The Faces Of Addiction : The Middle-Aged, Women And Fentanyl

The Faces Of Addiction : The Middle-Aged, Women And Fentanyl

Drug Addiction

Addiction Expert, Dr. Indra Cidambi, analyzes factors driving continued growth in drug overdose deaths.

New York, NY – March 15, 2017

The Centers for Disease Control (CDC) recently released data that showed that drug overdose deaths (excl. alcohol) rose 11% year-over-year to 52,404 in 2015, and has increased at an average annual rate of over 7% since 1999.

Overall overdose deaths rose to 16.3 per 100,000 in 2015 from 6.1 in 1999. “An analysis of the 16-year trend shows that the middle-aged, women and fentanyl were consistently driving growth in overdose deaths,” says Dr. Cidambi.

“In middle-aged adults, overdose death rates have risen the most (see data below) since 1999, likely due to declining economic security” says Dr. Cidambi. Recall, that a study by Princeton University in 2015 highlighted this fact and identified it as a causal factor in negatively impacting longevity among the white population in the country.

“Addiction rates among women are catching up with men, as they have more access to addictive medication,” says Dr. Cidambi, who has vast experience in treating women suffering from substance use disorders.

“Another significant driver of overdose deaths is fentanyl, which due to its potency, is used by drug dealers to spike other non-synthetic opiate products (heroin, street pills, etc.),” added Dr. Cidambi.

“However, individualized and innovative treatment modalities such as ambulatory detox have the potential to bend the trend.”

Dr. Indra Cidambi, a leading Addiction Medicine expert and Co-Founder and Medical Director at the Center for Network Therapy, New Jersey’s first outpatient detox facility notes that, “The rate of increase in overdose deaths is alarming for multiple reasons; the sheer number of people whose lives are being cut short by this disease is a huge tragedy and, additionally, society’s resources are strained by enormous criminal justice and treatment costs and loss of productivity.”

The middle-aged in crisis

The increased death rate among middle-aged white people of the baby-boom generation due to drug and alcohol abuse was well documented by a Princeton University paper published in September of 2015.

This group’s inability to find skill-appropriate jobs and pension insecurity driven by weak stock market performance are believed to be causal factors of addiction among this population. Additionally, Dr. Cidambi noted, “An increase in opioid pain pill prescriptions coupled with increased economic insecurity associated with globalization have come together to drive this population to dependence.”

Overdose deaths rose to 30 per 100,000 (from 5.2 in 1999) for the 45-54 age group and to 22 per 100,000 (from 4.2) for the 55-64 age group. More women seek solace in medication. Women are more likely to seek medication or self-medicate for emotional and psychological issues. “Anxiety, depression, borderline personality disorder and eating disorders more commonly affect women and provide them access to prescription medications that could be addictive,” says Dr. Cidambi.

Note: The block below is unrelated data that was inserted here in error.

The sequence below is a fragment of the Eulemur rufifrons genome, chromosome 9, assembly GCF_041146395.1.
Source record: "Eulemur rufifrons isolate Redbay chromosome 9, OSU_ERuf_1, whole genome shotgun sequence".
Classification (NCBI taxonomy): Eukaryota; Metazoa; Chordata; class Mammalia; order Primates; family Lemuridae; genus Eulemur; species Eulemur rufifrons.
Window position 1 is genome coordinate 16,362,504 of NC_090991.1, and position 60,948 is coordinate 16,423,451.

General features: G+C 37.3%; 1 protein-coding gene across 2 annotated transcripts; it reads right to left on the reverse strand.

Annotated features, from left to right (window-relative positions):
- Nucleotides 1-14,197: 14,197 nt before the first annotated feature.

Biology also predisposes women to get addicted faster as, for 2 similar intake, their bodies are exposed to the substance longer and at higher concentration levels than men. Women are the focal point of family logistics and they often juggle a demanding career as well. They turn to medication to deal with the stress and keep up the appearance of being able to juggle different responsibilities seamlessly.

Dr. Cidambi has been treating women with addiction issues for over a decade. She is aware of the issues women face when seeking and participating in treatment. “It is much more difficult for women to make that first call for help, as they sometimes feel they might be abandoning their role in the family,” says Dr. Cidambi. “Shame and fear also are barriers to women seeking treatment.” (To read more on this click on

Overdose deaths among women has grown faster than men in 9 of the past 16 years and overdose death rates are catching up with that of men – it was 11.8 per 100,000 for women in 2015 up from 3.9 in 1999 as compared to a rise in men to 20.8 per 100,000 from 8.2. The absolute number of overdose deaths among women grew 3.5 times between 1999 and 2015 (to 19,447) as compared to 2.9 times for men.

The fentanyl factor

“Fentanyl, a synthetic opioid, is incredibly potent (50 times stronger than morphine or heroin) and even a small increase in dose could be fatal,” says Dr. Cidambi. “That is not the only danger with fentanyl,” Dr. Cidambi adds. “Since it is made by combining chemicals, pills laced with fentanyl are being made locally by obtaining chemicals over the internet and importing pill making machines piecemeal. Regulating the sale of these chemicals over the internet is extremely tough.” Fentanyl and Tramadol users – rose 13 times (vs 3 times average) from 1999 levels to 9,580.